The stock market is in a bear market in 2022. With investors increasingly worried about a recession, cyclical manufacturing companies have been punished. Chips are building blocks of tech, but they are manufactured products, so many of these companies' stocks have taken a sizable hit.

Automotive chip designer and manufacturer NXP Semiconductors (NXPI -4.39%) hasn't been spared. Shares are down 22% so far this year. But the company's second-quarter earnings update and outlook paint a very different picture than what the market is saying.

Chip fabs are still scrambling to keep up with demand

First, an update on NXP's Q2 earnings. In a nutshell, they were very good as the company's fabrication facilities churn out chips to circuitry-hungry customers.


Q2 2022

YOY Change


$3.31 billion


Operating income

$943 million


Adjusted operating income

$1.19 billion


Adjusted operating margin


4.0 pp

Data source: NXP Semiconductors. YOY = year-over-year. pp = percentage points.  

Despite the strong growth figures, NXP's customer demand for new chips is still reportedly higher than the company's ability to produce. NXP is nonetheless making incremental improvements in production from its fabs. As has been the case for the last year or two during the present chip shortage, the automotive industry is particularly behind the curve in obtaining the semiconductors it needs. The modern auto needs a lot more silicon than ever before, and consumers are buying up cars and trucks quicker than they can be pulled onto the lot.  

Something similar is going on in industrial Internet of Things (IoT), where industrial equipment and other hardware is being hooked up to a mobile network to infuse it with greater "intelligence." This is all particularly good news for NXP, since the automotive industry and industrial IoT are its two largest end-markets. Autos make up about half of NXP's revenue, and IoT about 22%.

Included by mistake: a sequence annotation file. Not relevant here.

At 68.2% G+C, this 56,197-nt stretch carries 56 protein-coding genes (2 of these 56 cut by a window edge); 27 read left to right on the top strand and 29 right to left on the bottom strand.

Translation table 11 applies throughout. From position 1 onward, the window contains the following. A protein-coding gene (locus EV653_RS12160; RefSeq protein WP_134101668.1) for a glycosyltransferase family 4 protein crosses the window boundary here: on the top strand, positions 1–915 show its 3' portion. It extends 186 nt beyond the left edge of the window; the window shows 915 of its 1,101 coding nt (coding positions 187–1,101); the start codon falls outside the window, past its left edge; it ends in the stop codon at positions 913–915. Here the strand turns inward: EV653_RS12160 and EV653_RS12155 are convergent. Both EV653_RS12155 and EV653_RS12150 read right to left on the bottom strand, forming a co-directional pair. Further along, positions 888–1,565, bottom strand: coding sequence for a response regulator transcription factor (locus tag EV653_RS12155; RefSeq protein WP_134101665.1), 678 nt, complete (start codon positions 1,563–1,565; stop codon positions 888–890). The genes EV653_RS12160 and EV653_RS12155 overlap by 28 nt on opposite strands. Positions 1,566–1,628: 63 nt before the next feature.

So why the gloomy mood on Wall Street? As with all things manufacturing, chips are cyclical. Skyrocketing demand this year could give way to stagnating growth -- or even decline -- next year. NXP itself acknowledges this, saying it's experiencing "waves" of growth during its Q2 earnings presentation. Spending on consumer electronics (which NXP has minimal exposure to at this point, with revenue from mobile accounting for just 13% of revenue) already seems to have hit the skids and is headed for a cool off in the second half of this year. Industrial markets could be next as we get closer to 2023, or at least that's the fear among some investors.

A long ramp-up for auto and industrial tech lies ahead

Let's assume the current market sentiment is correct and NXP and other chip stocks with outsized exposure to enterprise and industrial spending are headed for a big slowdown next year. NXP itself has some of this expectation baked into its own forecasts. Based on the outlook through 2024, management expects average annual revenue growth in the 8% to 12% range. That's far lower than the figure posted in Q2, lower than even the Q3 2022 outlook for 17% to 22% year-over-year revenue growth.

Indeed, at some point NXP will catch up with customer demand and sales growth will normalize. That being said, the nearly three-quarters of total sales coming from autos and IoT are expected to expand well above the average, at a 9% to 14% rate over the next few years. And along the way, NXP expects to maintain its high adjusted operating profit margins of between 32% and 36%.

In other words, I think the market is underestimating NXP's potential (and other chip stocks' potential, for that matter). After the recent update, NXP shares trade for 22 times trailing-12-month free cash flow, but only 12.4 times 2024 expected free cash flow. This valuation assumes NXP grows at the midpoint of revenue guidance from 2021 to 2024 at an average 10% per year, and generates an expected free cash flow margin of 25% at that time.

If you're looking for a gradual growth story and some dividend income along the way, NXP deserves some attention. Either way, NXP's earnings update paints a rosy outlook for chip stocks over the next few years. After the market has sent top semiconductor businesses to the doghouse in the first half of 2022, now looks like the time to start accumulating shares.